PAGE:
I read that in the style of Pep Guardiola as an intense football manager. He, like many great football managers, uses coaching of football in the game, after game analysis and during the game. The game is the test. The game is also a time to test new formations and tactics. The game is something to reflect on and to understand new learnings. This can also be said within our classroom. This should also be applied to our students. Assessment as learning is a real chance give appropriate and frequent feedback – in order to modify learning activities. It’s proactive and not reactive. Assessment of learning, the summative part, is reactive. It’s done, it’s dusted. Game over, almost. Assessment for learning also allows us scope to work away from the traditional unit test and external testing of old. Here in assessment for learning and assessment as learning we allow magic to happen. Students can express themselves. There’s self-assessment, self-monitoring and peer-assessment time. Students can create or make their own checklists or rubrics. With that, they can be employed for the purpose of learning. They allow students incentive, a drive, a spur on to get to a much more useful end. Therefore, Making Assessment Supportive focuses on how we can devote adequate time to making a type of assessment that makes sense for our students – and being able to use it at varied points of instruction. At points along the teaching cycle allows us to make assessment more fruitful. Lorna Earl’s Assessment as Learning: Using Classroom Assessment to Maximise Student Learning further strengthens this material showing a host of judgements about placement, promotion, credentials, etc to fit with other students. It shows information for teacher instructional decisions to meet external standards and expectations. It shows self-monitoring, self-correction and adjustment to reach personal and external goals.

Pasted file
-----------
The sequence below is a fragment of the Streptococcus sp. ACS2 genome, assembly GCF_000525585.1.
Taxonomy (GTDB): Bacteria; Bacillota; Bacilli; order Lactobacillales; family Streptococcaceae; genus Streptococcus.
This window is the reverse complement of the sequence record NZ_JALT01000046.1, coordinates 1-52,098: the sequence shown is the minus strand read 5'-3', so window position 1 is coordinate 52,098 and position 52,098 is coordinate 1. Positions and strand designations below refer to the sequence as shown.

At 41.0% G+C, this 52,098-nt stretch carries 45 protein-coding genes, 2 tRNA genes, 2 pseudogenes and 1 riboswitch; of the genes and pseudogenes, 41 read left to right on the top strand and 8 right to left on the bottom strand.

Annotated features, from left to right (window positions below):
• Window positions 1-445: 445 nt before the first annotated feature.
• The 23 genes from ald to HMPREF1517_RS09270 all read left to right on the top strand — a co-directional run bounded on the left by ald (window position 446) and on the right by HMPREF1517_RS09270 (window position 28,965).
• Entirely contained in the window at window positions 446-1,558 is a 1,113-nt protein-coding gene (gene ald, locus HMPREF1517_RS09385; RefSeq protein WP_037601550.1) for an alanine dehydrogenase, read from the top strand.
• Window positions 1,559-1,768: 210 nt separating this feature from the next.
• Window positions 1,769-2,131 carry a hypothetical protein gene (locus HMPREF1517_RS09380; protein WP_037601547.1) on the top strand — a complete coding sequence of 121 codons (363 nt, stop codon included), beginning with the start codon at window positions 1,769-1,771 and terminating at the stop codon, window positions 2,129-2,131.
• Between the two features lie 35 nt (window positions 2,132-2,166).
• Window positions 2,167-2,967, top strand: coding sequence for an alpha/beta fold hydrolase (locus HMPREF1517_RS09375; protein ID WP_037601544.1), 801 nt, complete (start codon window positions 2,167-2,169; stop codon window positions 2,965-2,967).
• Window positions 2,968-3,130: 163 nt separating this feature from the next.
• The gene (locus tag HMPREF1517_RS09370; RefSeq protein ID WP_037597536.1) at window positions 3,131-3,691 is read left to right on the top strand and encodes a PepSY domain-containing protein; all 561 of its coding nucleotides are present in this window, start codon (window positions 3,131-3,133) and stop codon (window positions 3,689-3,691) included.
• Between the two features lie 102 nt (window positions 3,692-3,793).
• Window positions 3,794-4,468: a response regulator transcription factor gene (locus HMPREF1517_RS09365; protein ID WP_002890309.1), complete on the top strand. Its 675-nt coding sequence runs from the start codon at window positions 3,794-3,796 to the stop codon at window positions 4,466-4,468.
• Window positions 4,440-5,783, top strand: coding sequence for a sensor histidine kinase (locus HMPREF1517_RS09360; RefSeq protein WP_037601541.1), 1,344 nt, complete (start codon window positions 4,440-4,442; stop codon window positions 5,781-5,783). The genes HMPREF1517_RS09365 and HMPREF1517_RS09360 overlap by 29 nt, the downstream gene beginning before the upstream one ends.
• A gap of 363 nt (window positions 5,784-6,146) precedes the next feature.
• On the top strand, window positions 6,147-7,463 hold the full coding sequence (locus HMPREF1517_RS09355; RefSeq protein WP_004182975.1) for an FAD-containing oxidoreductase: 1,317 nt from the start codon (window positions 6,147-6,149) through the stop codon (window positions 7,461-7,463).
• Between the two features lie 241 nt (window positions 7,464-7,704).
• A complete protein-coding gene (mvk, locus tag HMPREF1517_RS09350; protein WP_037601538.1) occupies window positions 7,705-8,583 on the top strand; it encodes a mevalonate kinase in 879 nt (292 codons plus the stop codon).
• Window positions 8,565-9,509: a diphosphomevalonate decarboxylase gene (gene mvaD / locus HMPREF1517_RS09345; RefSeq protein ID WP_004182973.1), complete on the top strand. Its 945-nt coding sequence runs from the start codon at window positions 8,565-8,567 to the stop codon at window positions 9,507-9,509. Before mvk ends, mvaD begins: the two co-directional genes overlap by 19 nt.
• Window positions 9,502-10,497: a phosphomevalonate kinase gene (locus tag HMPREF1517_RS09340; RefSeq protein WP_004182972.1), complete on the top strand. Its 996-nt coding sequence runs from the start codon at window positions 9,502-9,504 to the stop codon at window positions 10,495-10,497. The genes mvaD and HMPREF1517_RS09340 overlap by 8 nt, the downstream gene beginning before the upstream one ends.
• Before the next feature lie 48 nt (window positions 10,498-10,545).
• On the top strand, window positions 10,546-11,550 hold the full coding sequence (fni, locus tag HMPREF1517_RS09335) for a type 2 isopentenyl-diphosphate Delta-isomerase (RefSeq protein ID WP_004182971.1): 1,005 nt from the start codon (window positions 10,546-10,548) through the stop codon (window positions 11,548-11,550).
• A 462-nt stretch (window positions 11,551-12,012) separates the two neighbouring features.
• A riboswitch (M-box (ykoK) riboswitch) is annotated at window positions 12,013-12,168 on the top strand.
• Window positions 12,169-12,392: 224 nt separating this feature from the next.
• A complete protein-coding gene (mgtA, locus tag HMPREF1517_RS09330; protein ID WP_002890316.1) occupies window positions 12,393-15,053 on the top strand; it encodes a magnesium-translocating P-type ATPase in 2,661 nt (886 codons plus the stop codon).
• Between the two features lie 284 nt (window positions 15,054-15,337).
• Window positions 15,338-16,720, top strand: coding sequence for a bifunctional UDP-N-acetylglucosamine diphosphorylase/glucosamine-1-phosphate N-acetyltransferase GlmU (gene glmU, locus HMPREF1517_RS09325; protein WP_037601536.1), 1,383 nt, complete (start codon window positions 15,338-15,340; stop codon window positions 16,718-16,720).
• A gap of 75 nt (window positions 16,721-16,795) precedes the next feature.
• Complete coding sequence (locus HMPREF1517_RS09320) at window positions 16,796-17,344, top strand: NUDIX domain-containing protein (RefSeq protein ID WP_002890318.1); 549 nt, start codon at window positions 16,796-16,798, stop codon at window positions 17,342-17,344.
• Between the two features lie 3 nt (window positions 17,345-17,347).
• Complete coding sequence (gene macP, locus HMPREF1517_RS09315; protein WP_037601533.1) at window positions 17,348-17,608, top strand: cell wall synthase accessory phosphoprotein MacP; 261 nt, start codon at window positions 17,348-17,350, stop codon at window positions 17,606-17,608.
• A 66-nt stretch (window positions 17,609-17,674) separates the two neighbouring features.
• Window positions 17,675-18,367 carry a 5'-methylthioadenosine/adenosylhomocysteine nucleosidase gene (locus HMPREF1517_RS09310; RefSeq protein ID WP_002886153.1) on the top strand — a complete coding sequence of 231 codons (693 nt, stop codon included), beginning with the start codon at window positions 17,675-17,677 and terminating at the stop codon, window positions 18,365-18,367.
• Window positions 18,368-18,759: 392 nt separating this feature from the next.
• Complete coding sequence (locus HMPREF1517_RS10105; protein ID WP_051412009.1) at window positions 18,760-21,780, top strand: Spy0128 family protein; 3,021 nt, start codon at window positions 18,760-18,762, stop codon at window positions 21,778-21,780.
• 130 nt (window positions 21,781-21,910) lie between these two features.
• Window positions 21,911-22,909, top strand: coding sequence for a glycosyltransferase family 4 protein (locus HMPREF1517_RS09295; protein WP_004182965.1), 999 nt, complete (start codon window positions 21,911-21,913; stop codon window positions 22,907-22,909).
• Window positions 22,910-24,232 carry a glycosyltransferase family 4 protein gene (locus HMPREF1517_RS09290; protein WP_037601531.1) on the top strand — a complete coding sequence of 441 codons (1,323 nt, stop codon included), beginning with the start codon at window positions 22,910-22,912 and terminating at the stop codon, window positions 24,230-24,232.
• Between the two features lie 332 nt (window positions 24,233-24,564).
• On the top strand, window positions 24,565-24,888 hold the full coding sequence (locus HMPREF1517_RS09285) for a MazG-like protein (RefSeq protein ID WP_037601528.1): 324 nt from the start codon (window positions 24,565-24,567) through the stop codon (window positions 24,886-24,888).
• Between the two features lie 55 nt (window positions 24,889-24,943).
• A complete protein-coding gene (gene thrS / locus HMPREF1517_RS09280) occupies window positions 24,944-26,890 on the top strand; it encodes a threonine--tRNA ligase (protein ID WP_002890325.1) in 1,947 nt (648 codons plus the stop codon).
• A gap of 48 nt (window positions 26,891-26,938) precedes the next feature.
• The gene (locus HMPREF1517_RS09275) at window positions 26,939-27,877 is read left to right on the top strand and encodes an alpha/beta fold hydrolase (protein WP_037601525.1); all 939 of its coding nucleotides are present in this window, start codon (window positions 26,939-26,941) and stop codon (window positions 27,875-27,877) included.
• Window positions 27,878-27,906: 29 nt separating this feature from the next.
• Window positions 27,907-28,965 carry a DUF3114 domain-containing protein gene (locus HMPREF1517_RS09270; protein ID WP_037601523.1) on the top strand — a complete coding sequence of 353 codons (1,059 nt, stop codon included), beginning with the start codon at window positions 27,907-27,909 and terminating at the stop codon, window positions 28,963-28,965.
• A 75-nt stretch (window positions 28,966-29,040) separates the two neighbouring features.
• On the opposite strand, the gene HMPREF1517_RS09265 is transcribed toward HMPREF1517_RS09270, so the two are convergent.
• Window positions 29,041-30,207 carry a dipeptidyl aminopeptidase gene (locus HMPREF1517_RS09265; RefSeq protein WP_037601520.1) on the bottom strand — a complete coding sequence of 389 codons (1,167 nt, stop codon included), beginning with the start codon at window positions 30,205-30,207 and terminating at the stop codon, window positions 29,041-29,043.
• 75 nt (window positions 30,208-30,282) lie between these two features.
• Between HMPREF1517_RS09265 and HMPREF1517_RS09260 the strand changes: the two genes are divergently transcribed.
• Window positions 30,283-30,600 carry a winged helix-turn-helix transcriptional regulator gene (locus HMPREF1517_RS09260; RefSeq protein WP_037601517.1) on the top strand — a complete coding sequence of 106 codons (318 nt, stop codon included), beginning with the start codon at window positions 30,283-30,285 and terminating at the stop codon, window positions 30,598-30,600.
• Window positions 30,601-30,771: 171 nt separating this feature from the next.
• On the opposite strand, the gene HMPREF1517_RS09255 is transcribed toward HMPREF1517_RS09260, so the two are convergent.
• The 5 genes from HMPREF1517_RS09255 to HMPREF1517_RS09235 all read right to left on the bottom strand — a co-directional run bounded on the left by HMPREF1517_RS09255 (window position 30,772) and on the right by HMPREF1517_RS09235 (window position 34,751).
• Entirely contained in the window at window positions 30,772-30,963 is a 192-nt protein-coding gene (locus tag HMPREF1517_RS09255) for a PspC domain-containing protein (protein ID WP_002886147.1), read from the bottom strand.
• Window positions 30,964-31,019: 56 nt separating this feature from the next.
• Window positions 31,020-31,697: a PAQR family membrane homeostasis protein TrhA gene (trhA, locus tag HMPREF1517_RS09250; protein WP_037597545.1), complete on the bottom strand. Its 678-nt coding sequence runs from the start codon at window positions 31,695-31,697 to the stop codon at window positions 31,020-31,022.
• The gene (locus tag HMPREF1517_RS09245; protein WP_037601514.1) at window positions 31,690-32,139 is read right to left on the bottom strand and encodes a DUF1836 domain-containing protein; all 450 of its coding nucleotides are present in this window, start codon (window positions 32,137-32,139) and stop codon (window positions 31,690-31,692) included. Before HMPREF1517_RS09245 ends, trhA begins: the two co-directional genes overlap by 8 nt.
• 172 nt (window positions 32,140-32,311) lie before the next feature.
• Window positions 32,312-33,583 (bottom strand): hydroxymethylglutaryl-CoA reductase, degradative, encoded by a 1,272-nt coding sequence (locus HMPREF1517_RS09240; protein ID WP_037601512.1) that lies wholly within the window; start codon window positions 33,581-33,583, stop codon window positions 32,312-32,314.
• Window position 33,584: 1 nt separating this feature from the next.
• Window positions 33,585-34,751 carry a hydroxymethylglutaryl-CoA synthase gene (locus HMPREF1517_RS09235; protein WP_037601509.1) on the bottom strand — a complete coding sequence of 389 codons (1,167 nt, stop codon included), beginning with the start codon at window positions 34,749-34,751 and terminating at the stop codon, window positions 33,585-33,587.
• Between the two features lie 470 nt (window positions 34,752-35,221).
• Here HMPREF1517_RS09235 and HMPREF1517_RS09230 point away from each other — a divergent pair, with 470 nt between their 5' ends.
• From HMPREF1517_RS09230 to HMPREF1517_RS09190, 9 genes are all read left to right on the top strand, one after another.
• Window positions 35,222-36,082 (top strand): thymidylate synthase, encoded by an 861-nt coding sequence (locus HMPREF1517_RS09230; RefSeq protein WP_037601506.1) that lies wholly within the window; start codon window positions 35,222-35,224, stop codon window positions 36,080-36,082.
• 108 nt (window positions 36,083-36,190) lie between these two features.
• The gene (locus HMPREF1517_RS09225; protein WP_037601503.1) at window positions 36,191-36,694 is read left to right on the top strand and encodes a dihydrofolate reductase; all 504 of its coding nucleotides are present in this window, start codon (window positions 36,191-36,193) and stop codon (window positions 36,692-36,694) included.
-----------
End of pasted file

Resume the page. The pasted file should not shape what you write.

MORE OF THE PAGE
“You are the bows from which your children as living arrows are sent forth.” – Kahlil Gibran

So, with all that, I ask you, teacher or not, what does the assessment pyramid look like? Identify how your school, current or old, had their pyramid. Where would you place the below? Top, middle or bottom?

  • assessment of learning;
  • assessment for learning;
  • assessment as learning.

Let’s each analyse samples of assessment tasks being used in our schools. Are they devised to be assessment of, for, or as learning? How can we incorporate a more overlapped approaches to assessments within teaching? What’s the understanding from students within our classes about the kinds of assessments that we do?

“The beautiful thing about learning is that no one can take it away from you.” – B.B. King, musician

Until next time… goodbye for now.

Idyllic Wild

新年快乐!Happy New Year!

The road from Feilaisi (飞来寺) is long and winding, with concrete under foot or wheel. Towering on the opposite side of the valley is Kawagarbo (6740m) and Yunnan province’s highest point. The roads bend and wind up and down to a checkpoint. At this point, one must surrender 27.5RMB. This gains you access to the Yubeng village scenic area (雨崩村). Starting an ascent at Xidang Spring (西当温泉), my colleagues Javier and Carmen headed up alongside me. We were to follow a trail marked by green bins. The spring of the village was rather an anti-climax.